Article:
In another embodiment, a procedure for treating a tooth is disclosed. The procedure comprises forming at least an access opening into a tooth chamber in the tooth, and providing an auxiliary chamber disposed adjacent the tooth. The auxiliary chamber may comprise an inner or interior chamber of a fluid retainer. The procedure may further comprise providing a fluid filling at least a portion of the tooth chamber and at least a portion of the auxiliary chamber. The fluid may provide a common energy transmission medium between the tooth chamber and the auxiliary chamber. The procedure may also comprise inserting an energy outlet of a pressure wave generator into the auxiliary chamber so as to extend into and be immersed in the fluid within the auxiliary chamber. Further, the procedure may comprise activating the pressure wave generator to produce acoustic energy waves in the fluid in the tooth chamber, and using the pressure wave generator to delivery sufficient energy to the fluid in the tooth chamber so as to dissociate tissue in the tooth.

In some embodiments, providing an auxiliary chamber may comprise positioning a fluid retainer around the access opening of the tooth chamber. Positioning the fluid retainer may further comprise positioning a cap around the access opening such that the cap substantially closes the access opening into the tooth chamber. In some aspects, the procedure may comprise positioning the cap on a tooth seal region of the tooth. In some cases, the tooth seal region may comprise a tooth seal. Further, positioning the fluid retainer may involve positioning a flow restrictor around the access opening and within the cap. In some embodiments, positioning the cap on the tooth seal region substantially seals the tooth chamber and the auxiliary chamber so as to allow for controlled ingress and egress of fluid.

The procedure may further comprise providing a vent to regulate fluid pressure within the tooth chamber. In some aspects, providing the vent includes permitting at least some air flow to be entrained with fluid removed from the tooth chamber. Additionally, the procedure may comprise providing a fluid outlet configured to permit fluid to flow from the tooth chamber. Activating the pressure wave generator may comprise activating a fluid jet or activating a laser. In some cases, activating the pressure wave generator creates at least some fluid cavitation in the tooth chamber.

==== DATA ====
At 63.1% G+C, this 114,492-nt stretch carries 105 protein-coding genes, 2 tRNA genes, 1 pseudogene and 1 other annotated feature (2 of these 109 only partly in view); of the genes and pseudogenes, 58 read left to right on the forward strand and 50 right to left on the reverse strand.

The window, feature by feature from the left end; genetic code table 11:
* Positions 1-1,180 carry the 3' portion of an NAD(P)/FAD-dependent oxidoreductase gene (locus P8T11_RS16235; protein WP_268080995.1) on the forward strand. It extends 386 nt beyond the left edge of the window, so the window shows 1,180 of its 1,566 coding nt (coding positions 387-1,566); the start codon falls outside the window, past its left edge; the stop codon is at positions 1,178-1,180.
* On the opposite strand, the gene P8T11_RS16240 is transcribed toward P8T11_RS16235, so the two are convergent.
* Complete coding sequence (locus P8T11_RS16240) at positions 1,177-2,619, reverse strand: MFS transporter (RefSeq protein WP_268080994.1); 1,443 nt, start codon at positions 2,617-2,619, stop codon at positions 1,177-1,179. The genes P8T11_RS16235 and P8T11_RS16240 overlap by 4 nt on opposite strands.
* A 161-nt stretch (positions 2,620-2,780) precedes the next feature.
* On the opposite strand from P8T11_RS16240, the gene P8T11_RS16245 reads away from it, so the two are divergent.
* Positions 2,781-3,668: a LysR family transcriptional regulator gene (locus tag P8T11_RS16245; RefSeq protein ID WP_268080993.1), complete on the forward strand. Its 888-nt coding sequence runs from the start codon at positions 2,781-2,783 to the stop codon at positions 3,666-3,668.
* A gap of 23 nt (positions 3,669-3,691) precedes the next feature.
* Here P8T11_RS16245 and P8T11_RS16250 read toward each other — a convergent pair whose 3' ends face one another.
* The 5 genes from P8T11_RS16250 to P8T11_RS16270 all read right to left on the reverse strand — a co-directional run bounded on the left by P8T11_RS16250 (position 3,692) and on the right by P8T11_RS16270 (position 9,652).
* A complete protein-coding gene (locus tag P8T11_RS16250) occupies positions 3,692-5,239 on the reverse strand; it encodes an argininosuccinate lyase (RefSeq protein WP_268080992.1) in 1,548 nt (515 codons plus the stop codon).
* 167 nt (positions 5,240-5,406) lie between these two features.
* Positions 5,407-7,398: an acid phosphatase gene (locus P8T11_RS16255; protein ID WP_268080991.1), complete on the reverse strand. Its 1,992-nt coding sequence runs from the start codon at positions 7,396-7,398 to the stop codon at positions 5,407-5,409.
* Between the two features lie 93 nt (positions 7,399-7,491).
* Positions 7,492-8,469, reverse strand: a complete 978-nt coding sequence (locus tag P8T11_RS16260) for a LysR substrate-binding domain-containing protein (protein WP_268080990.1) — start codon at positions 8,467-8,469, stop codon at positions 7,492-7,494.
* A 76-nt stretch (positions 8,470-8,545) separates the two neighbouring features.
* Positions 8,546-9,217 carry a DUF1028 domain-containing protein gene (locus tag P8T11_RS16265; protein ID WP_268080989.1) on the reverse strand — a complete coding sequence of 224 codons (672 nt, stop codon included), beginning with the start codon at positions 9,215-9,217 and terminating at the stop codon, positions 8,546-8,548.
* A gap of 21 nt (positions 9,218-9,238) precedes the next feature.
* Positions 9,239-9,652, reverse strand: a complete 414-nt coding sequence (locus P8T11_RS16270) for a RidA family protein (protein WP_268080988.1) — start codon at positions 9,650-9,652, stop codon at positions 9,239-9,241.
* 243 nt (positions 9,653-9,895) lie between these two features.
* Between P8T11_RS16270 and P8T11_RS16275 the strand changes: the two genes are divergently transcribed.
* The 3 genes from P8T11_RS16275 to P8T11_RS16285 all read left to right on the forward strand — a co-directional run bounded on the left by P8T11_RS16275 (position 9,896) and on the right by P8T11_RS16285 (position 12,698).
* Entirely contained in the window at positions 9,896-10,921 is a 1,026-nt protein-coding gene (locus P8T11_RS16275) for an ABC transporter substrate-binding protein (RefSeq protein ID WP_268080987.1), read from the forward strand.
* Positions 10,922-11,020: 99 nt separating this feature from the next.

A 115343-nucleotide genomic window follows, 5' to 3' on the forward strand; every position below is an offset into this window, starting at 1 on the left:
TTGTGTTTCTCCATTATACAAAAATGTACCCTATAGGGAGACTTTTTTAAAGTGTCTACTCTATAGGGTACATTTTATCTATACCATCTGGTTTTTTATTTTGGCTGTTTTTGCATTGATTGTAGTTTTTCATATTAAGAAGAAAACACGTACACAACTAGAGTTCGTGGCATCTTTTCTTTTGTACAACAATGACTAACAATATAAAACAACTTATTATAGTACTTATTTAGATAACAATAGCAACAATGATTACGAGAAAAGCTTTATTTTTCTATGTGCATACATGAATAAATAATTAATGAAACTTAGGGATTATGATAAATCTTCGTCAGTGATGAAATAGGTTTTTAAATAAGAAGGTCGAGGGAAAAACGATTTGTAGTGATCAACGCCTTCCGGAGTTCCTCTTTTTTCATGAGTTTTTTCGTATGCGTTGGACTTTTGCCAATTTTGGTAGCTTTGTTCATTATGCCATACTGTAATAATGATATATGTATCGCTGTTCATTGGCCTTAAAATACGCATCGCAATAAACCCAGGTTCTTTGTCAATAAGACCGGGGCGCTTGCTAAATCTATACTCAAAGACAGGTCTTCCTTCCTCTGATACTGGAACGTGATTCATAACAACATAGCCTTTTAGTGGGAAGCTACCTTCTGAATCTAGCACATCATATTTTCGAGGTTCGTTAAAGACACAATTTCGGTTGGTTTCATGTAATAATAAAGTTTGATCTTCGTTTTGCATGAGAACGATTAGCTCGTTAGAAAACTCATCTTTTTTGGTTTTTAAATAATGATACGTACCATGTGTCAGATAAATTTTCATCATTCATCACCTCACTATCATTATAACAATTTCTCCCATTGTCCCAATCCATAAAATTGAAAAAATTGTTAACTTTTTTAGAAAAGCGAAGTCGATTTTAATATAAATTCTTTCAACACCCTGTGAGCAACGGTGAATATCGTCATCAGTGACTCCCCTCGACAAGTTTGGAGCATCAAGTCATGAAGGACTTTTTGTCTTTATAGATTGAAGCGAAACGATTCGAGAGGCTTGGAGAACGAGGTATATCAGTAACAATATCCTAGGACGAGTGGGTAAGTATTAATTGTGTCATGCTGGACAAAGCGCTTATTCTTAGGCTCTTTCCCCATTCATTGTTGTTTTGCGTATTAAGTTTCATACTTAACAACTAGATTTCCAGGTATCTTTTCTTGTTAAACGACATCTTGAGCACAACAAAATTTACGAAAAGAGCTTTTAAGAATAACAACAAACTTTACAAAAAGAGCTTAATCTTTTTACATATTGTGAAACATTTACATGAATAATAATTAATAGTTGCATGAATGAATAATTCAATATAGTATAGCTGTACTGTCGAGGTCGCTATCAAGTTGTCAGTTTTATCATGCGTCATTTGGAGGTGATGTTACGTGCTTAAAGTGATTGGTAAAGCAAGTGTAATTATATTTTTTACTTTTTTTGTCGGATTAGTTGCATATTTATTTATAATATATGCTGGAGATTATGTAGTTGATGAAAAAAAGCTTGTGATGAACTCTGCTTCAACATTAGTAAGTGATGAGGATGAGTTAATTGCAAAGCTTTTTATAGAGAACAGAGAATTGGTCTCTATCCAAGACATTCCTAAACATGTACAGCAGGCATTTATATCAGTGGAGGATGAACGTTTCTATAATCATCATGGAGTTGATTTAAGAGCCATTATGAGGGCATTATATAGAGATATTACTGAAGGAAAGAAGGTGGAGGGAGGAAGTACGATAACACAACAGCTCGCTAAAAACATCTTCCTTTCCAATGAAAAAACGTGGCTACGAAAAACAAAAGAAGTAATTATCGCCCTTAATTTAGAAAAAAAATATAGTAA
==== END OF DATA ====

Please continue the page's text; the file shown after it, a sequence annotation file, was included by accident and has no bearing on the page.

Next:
15. Examples of Apparatus with Fluid Retainers Having an Inner Chamber

In another aspect, an apparatus for treating a tooth is disclosed. The apparatus comprises a fluid retainer configured to be applied to the tooth to substantially retain fluid in a tooth chamber in the tooth. The fluid retainer may include an inner chamber. The apparatus may also comprise a pressure wave generator having an energy outlet disposed within the inner chamber of the fluid retainer. In some cases, when the fluid retainer is applied to the tooth, the inner chamber may be disposed so as to be in communication with the tooth chamber, and the energy outlet of the pressure wave generator may be disposed outside the tooth chamber.

In some aspects, the apparatus may comprise a body that includes the fluid retainer and one or more vents configured to permit at least some of the fluid to leave the tooth chamber while inhibiting air from entering the tooth chamber. The body may comprise an outer housing substantially surrounding the fluid retainer. In some aspects, the fluid retainer comprises one or more vents configured to permit at least some of the fluid to leave the tooth chamber while inhibiting air from entering the tooth chamber. The one or more vents may be configured to permit at least some air flow to be entrained with fluid leaving the tooth chamber. In some embodiments, the body may comprise a fluid outlet configured to permit fluid to flow from the tooth chamber. The body may also comprise a handpiece. In some cases, the pressure wave generator may be configured to generate acoustic energy waves. Further, the fluid retainer may be configured to retain sufficient fluid within the tooth chamber to permit acoustic energy waves to propagate within the fluid. A substantial amount of the acoustic energy waves generated by the pressure wave generator may also retain sufficient energy to create at least some fluid cavitation within the tooth chamber.